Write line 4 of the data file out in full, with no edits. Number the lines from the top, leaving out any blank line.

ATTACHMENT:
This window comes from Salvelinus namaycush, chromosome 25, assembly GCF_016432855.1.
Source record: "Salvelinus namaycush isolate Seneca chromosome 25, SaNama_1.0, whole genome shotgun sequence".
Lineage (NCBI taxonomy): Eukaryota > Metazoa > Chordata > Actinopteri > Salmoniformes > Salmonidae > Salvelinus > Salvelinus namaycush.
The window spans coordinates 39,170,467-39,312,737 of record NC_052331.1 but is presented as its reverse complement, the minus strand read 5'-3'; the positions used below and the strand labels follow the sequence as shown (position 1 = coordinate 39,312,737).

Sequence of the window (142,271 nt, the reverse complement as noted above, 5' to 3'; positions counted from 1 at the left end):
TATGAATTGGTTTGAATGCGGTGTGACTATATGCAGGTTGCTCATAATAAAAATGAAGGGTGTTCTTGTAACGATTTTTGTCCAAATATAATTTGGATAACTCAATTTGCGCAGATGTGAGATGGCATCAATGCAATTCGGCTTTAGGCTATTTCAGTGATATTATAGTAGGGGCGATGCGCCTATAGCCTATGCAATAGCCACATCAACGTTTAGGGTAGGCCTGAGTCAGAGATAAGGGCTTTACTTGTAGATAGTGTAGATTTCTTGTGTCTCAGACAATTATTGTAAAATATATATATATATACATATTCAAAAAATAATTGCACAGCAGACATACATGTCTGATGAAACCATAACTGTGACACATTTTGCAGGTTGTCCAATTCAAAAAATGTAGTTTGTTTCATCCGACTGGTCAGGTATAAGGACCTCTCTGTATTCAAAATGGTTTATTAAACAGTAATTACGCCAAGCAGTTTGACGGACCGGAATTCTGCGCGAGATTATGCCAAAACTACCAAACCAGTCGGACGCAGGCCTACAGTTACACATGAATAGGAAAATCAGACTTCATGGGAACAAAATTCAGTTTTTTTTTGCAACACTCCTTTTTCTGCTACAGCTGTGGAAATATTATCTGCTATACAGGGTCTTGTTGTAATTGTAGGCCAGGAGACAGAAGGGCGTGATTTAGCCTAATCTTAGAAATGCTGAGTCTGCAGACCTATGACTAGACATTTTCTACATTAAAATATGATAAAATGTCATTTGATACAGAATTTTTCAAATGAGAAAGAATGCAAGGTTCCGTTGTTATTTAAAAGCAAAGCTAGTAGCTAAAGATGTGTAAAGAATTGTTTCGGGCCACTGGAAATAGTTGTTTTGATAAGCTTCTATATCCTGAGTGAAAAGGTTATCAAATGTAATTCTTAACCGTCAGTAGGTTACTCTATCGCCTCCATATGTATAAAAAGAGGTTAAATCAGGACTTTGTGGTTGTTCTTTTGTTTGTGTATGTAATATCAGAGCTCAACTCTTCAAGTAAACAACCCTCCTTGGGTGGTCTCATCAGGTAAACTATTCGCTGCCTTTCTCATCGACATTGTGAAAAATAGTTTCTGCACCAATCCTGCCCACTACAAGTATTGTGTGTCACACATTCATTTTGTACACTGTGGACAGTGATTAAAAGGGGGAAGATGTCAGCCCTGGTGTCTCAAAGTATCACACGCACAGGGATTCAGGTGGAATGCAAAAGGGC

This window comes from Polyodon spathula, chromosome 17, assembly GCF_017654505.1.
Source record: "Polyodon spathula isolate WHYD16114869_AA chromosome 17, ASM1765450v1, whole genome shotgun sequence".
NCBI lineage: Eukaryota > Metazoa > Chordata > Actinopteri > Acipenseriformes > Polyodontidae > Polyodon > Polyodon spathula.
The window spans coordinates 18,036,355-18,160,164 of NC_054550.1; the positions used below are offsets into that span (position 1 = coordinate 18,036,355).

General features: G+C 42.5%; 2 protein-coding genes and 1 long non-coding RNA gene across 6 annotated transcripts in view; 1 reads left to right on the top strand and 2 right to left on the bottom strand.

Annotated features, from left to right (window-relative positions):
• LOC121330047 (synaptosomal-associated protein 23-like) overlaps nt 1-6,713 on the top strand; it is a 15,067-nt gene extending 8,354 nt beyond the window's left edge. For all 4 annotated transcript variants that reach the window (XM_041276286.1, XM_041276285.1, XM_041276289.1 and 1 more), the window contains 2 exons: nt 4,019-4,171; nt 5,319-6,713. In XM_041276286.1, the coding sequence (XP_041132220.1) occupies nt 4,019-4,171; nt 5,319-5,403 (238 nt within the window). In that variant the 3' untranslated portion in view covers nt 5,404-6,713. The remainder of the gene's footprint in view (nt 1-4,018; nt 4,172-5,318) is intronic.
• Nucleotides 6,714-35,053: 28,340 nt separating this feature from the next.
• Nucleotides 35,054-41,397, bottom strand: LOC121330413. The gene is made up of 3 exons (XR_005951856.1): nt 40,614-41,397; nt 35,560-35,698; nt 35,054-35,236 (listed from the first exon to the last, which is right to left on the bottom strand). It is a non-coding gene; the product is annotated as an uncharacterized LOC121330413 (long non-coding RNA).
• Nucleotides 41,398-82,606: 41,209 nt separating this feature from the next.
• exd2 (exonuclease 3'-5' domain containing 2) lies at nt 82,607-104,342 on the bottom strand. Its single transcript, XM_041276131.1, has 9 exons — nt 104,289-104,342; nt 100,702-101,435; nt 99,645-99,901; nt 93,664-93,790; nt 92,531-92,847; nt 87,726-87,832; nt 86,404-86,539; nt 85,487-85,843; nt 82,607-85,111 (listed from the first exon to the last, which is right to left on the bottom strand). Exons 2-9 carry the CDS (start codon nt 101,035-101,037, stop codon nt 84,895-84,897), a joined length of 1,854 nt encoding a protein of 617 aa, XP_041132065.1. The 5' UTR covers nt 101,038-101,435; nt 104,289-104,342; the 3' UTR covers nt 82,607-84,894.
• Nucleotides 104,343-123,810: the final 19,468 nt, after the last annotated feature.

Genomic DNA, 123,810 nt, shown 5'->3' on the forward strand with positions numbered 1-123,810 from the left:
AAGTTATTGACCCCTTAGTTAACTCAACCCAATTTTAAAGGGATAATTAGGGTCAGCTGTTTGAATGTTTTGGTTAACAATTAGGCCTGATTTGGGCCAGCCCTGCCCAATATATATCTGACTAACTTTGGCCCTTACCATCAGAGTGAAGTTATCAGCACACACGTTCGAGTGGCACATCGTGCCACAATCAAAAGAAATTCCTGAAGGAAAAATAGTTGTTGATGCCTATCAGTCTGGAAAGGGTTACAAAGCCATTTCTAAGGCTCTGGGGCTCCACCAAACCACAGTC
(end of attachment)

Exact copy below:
The window spans coordinates 39,170,467-39,312,737 of record NC_052331.1 but is presented as its reverse complement, the minus strand read 5'-3'; the positions used below and the strand labels follow the sequence as shown (position 1 = coordinate 39,312,737).